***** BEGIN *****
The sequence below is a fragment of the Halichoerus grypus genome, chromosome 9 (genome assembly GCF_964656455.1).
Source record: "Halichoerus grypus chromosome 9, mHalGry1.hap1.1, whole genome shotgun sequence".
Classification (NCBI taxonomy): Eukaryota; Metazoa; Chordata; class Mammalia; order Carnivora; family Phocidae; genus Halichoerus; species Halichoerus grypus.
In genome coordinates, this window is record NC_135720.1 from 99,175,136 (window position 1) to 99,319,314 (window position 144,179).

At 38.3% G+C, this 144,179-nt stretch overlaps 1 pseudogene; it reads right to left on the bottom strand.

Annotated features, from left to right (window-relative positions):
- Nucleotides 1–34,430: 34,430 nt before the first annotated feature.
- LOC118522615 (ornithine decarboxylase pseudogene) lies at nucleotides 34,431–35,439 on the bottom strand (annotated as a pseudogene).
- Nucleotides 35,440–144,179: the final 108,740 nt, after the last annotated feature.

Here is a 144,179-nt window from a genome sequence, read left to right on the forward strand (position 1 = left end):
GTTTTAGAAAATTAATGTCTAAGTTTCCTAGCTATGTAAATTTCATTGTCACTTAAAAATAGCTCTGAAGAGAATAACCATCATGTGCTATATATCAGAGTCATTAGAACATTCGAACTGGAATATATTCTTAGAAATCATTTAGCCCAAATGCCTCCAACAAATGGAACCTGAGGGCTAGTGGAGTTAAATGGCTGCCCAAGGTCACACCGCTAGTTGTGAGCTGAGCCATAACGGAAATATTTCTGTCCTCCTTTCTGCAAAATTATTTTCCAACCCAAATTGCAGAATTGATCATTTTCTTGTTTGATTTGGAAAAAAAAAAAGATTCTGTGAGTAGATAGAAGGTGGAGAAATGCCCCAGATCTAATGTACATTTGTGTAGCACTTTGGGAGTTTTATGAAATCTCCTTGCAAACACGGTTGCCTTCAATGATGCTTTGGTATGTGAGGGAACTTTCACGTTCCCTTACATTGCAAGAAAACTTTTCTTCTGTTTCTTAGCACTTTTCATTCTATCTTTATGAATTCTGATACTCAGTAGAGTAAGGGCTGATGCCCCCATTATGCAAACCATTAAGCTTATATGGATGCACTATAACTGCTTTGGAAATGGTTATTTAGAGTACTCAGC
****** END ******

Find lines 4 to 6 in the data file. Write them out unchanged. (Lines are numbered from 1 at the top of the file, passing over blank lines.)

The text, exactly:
In genome coordinates, this window is record NC_135720.1 from 99,175,136 (window position 1) to 99,319,314 (window position 144,179).

At 38.3% G+C, this 144,179-nt stretch overlaps 1 pseudogene; it reads right to left on the bottom strand.

Annotated features, from left to right (window-relative positions):